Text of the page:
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Columbia Law School

Buffalo Criminal Law Review

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Joel Feinberg On Crime And Punishment: Exploring The Relationship Between The Moral Limits Of The Criminal Law And The Expressive Function Of Punishment, Bernard Harcourt Jan 2001

Joel Feinberg On Crime And Punishment: Exploring The Relationship Between The Moral Limits Of The Criminal Law And The Expressive Function Of Punishment, Bernard Harcourt

Faculty Scholarship

When I was originally approached to participate in this Symposium on the work and legacy of Joel Feinberg, I immediately began thinking about the influence of his essay The Expressive Function of Punishment on contemporary criminal law theory in the United States. That essay has contributed significantly to a growing body of scholarship associated with the resurgence of interest inexpressive theories of law. In the criminal law area, the expressivist movement traces directly and foremost to Feinberg's essay. As Carol Steiker observes, "Joel Feinberg can be credited with inaugurating the "expressivist" turn in punishment theory with his influential essay ...


The Place Of Victims In The Theory Of Retribution, George P. Fletcher Jan 1999

The Place Of Victims In The Theory Of Retribution, George P. Fletcher

Faculty Scholarship

Remarkably, the theory of criminal law has developed without paying much attention to the place of victims in the analysis of responsibility or in the rationale for punishment. You can read a first-rate book like Michael Moore's recent Placing Blame and not find a single reference to the relevance of victims in imposing liability and punishment. In the last several decades we have witnessed notable strides toward attending to the rights and interests of crime victims, but these concerns have yet to intrude upon the discussion of the central issues of wrongdoing, blame, and punishment.

Admittedly, victims and their ...


Dogmas Of The Model Penal Code, George P. Fletcher Jan 1998

Dogmas Of The Model Penal Code, George P. Fletcher

Faculty Scholarship

The Model Penal Code has become the central document of American criminal justice. It has had some effect on law reform in over 35 states. More significantly, it provides the lingua franca of most people who teach criminal law in the United States. Most academics think that the precise definitions of culpability states in section 2.02(2) are really neat, and they applaud the liberal rules that restrict the use of strict liability to administrative fines. Indeed, all things considered, for a code drafted with almost total indifference to what might be learned from European models, the Model Penal ...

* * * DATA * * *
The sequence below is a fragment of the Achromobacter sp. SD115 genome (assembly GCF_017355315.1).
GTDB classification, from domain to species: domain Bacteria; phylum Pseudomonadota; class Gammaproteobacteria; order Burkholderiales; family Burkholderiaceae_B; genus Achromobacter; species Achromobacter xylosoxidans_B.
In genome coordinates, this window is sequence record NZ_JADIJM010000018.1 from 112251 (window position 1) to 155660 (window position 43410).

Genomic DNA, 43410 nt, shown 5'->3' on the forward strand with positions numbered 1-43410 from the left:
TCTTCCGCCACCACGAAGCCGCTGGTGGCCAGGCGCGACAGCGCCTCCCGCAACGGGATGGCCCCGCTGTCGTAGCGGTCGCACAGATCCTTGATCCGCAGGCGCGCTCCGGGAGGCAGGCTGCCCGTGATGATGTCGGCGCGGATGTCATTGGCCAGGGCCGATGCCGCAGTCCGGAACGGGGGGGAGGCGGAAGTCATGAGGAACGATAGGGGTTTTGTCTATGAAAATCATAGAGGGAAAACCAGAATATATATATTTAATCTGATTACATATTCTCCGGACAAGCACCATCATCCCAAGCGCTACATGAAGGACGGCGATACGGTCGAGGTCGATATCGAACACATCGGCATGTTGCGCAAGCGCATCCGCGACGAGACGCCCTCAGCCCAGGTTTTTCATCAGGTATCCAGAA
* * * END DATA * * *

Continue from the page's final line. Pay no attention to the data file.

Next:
The Fall And Rise Of Criminal Theory, George P. Fletcher Jan 1998

The Fall And Rise Of Criminal Theory, George P. Fletcher

Faculty Scholarship

These are good times – at least for the theory of criminal law. This special issue of Buffalo Criminal Law Review testifies to a remarkable surge of interest among younger scholars in perennial questions: Why should we punish offenders? Do we require a human act as a precondition for liability and what is its structure? What does it mean for someone to be guilty or culpable for committing an offense? How do we avoid contradictions in structuring the criteria of liability? The time has come for renewed intensity in pondering and discussing these basic issues.

The contributions of this symposium follow ...


Towards A Model Penal Code, Second (Federal?): The Challenge Of The Special Part, Gerard E. Lynch Jan 1998

Towards A Model Penal Code, Second (Federal?): The Challenge Of The Special Part, Gerard E. Lynch

Faculty Scholarship

The Model Penal Code is among the most successful academic law reform projects ever attempted. In the first two decades after its completion in 1962, more than two-thirds of the states undertook to enact new codifications of their criminal law, and virtually all of those used the Model Penal Code as a starting point. The Model Penal Code was influential in a variety of different ways. First, the very notion of a systematic codification of criminal law received a dramatic boost from the Model Penal Code. Apart from the degree to which any particular state recodification resembled the Model Penal ...